It would be interesting to learn from the programme maker why the age discrepancy is there and how they know the other Albert Day was not the man they're after.

    .

  • Comment number 69.

    I have watched all WDYTYA since day one, but I just have to say my favourite to date is Larry Lamb's. I thought it was a wonderful for his mother, who is now in her 80's, to find that she had a brother and he a sister after living all their lives thinking they were an only child. I hope they have a wonderful celebration on meeting for the first time. Thankyou BBC for bringing these 2 people together after a lifetime apart.

  • Comment number 70.

    WDYTYA is either excellent or slightly boring/tedious, and this seriers is turning out to be excellent. If Tom McDonald is looking around for celebrities for a future series may I suggest Lucy Mecklenburgh of TOWIE fame - hers is fascinating family with a long history - and strangely Essex does feature quite a bit!

  • Comment number 71.

    I do wish the researchers would get their facts correct, Emilia Fox's, Samson Fox was interested in Water gas. It is a mixture of Hydrogen and Carbon Monoxide and is poisonous. It is made by passing steam over red hot coke and most likely was only semi water gas using a mixture of steam and air to keep the temperature up. This would contain more CO. What he invented was a boiler fire tube, not a furnace flue

  • Comment number 72.

    I loved last nights programme with Emillia Fox she was so natural and I loved the aunties down in Cornwall. It was very interesting and kept my attention all the way through, It was the best one so far. Brilliant and well done everyone!!

  • Comment number 73.

    I have allways wanted to start my family tree but dont know haw to get started. I have just started watching this series of hdytya and its brilliant wished i seen the other series.
    I have enjoyed all of the episodes so far i perticularly enjoyed jk rowlands episode i enjoyed it that much i watched it again with my partner.
    I hope the rest of the program is as good as the start and i will be continuing to watch the rest of the series and meany more to come.

  • Comment number 74.

    I watched Emilia Fox's history on 'Who Do You Think You Are' with great interest as my great grandmother was the Cook at Grove House, Harrogate , when Samson Fox and his family, Emilia's ancestor lived there. I have a photo album containing photos of the Fox Family as well as their servants and would be very happy to let her have copies of these if she would like to contact me.

    I have visited Grove House, now owned by a charitable organisation and have asked them to pass on my contact details to Emilia's father as he visits Grove House, now and again. The Fox family are clearly interested in their ancestry, but have not contacted me via this means. I am not sure how else to contact them.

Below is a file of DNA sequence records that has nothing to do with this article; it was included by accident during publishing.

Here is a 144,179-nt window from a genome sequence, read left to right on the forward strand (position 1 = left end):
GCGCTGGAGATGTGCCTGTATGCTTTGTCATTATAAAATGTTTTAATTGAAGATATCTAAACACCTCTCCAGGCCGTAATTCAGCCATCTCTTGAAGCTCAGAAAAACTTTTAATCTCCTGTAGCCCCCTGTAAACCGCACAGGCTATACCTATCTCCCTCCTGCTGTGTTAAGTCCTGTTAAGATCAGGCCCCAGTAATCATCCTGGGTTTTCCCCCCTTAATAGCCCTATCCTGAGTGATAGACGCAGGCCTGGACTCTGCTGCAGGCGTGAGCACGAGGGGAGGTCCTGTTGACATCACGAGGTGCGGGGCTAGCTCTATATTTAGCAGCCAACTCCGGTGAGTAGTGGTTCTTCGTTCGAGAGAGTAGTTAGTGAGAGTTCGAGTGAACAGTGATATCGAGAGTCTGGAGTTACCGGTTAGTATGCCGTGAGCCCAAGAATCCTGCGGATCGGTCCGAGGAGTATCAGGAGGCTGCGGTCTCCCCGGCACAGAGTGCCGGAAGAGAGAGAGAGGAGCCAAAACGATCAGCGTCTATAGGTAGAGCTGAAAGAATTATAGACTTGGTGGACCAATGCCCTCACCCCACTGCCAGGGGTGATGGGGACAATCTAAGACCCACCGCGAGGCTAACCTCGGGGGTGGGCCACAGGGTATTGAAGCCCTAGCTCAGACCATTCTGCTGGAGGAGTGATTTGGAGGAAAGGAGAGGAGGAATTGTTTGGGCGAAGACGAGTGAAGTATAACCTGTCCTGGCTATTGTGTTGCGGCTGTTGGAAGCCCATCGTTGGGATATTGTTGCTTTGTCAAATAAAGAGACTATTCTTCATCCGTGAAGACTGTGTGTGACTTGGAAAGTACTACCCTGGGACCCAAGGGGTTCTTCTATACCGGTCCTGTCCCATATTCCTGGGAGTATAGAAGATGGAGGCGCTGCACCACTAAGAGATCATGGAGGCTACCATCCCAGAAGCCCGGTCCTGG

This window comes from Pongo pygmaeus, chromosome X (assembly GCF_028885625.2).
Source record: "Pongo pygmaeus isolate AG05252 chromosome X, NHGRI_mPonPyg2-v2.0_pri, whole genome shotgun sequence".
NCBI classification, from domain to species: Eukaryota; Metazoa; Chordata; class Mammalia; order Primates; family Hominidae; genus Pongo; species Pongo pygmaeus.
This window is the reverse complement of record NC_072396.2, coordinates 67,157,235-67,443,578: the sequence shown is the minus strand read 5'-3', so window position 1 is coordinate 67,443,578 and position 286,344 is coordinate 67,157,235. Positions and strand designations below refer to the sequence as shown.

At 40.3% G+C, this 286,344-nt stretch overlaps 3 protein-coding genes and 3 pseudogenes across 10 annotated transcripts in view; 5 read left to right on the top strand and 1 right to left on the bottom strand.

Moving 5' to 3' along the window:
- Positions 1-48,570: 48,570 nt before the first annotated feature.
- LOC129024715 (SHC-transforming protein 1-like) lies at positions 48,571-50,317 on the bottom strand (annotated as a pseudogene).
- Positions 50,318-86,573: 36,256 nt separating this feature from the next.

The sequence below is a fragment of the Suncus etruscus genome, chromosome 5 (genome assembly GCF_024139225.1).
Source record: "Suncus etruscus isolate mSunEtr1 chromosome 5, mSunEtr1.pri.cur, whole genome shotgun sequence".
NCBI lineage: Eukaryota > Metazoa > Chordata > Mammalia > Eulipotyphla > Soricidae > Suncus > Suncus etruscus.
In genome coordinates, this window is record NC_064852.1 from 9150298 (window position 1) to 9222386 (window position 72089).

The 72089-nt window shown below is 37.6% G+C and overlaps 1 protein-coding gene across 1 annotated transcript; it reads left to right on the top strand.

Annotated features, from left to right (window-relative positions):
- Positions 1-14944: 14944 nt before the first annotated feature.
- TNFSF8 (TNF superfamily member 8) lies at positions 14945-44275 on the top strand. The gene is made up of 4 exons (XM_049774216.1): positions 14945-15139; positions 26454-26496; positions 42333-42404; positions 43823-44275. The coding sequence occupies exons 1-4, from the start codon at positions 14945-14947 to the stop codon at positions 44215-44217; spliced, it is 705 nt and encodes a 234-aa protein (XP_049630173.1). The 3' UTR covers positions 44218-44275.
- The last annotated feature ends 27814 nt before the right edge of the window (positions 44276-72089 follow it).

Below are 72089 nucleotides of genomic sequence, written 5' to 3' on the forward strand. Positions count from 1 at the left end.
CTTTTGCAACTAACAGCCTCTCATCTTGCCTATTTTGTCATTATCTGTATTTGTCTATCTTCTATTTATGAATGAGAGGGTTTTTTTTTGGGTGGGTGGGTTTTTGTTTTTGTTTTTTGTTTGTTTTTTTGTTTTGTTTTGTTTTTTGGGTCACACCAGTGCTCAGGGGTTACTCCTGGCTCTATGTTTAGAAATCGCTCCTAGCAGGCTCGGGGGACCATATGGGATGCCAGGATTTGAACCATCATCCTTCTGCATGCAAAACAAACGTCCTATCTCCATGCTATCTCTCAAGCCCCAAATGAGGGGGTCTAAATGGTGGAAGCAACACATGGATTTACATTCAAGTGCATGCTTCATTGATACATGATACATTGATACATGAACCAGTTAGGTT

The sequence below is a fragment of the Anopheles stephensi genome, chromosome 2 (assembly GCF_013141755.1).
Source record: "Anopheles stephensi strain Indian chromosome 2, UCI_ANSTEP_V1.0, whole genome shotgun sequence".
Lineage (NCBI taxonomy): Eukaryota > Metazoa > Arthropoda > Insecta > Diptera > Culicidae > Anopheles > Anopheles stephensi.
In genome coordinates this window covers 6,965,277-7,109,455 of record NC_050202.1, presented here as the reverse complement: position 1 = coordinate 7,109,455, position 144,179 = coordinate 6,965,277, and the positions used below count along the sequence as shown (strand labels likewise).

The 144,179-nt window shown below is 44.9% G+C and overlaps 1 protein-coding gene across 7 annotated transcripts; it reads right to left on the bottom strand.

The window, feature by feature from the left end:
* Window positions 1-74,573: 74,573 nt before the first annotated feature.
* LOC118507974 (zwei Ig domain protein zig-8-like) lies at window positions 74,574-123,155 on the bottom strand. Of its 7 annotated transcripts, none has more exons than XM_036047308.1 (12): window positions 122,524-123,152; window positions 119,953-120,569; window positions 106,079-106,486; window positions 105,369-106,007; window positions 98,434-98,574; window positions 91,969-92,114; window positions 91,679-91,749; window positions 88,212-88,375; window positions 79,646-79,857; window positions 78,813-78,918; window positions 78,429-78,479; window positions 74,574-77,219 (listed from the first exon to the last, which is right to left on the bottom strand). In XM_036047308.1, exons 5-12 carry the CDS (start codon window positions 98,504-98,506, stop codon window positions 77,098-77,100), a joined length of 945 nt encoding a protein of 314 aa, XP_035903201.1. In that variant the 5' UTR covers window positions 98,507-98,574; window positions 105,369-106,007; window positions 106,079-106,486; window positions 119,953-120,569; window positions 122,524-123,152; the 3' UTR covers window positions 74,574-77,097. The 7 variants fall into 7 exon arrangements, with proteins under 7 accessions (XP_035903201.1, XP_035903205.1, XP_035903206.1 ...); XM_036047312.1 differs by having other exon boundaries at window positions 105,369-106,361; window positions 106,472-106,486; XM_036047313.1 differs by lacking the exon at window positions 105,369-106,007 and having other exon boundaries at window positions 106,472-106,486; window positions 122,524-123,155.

'Who Do You Think You Are? ' is a great show. There is only one downside to it - it gives the impression that tracing a family tree is easy and of course sometimes it takes years to find out one little fact. Fun to watch though and always interesting. Well done BBC !

  • Comment number 75.

    This programme has become so dull; little more than a mawkish celebrity soul-search. Is there no research budget to go back further then 100/150 years? That tells us very little about the personal family histories of the subjects or our nation's history. I wouldn't have thought it possible to destroy this programme from within, so well done BBC OxBridge geeks, you've dumbed down and trashed something else to make it unwatchable.

  • Comment number 76.

    Absolutly facinating, particularly that of Emelia Fox.
    I have a history which would CHALLANGE the researchers, goes back to a poor little Sicilian boy who ended up retiring to Monaco with plenty of story in between. War, Desertion, flight, resettlement. new life, family , wealth.
    But it draws a blank in Sicily.
    Perhaps some ordinary peoples stories mixed with the celebs ones ???

  • Comment number 77.

    Out of the series Richard Madely has proved to be just so interesting!
    tracing his family back to the New World 1630 ish! wow!
    and had time permitted there was indeed another link!
    to go back evan further
    please BBC another time? as this was most interesting!
    would have loved another hour with Richards geneaology!
    well done BBC and Richard!
    great survival genes!
    Lucky chap !
    and even luckier Judy and family!!!
    Antosa!

  • Comment number 78.

    I absolutly love WDYTYA It's really interesting finding out about the celebreties this year has been great as always I have enjoyed them all so far Richard Madley went back 100 of years.I can't wait to see who will be next year I cannot praise this programme

  • Comment number 79.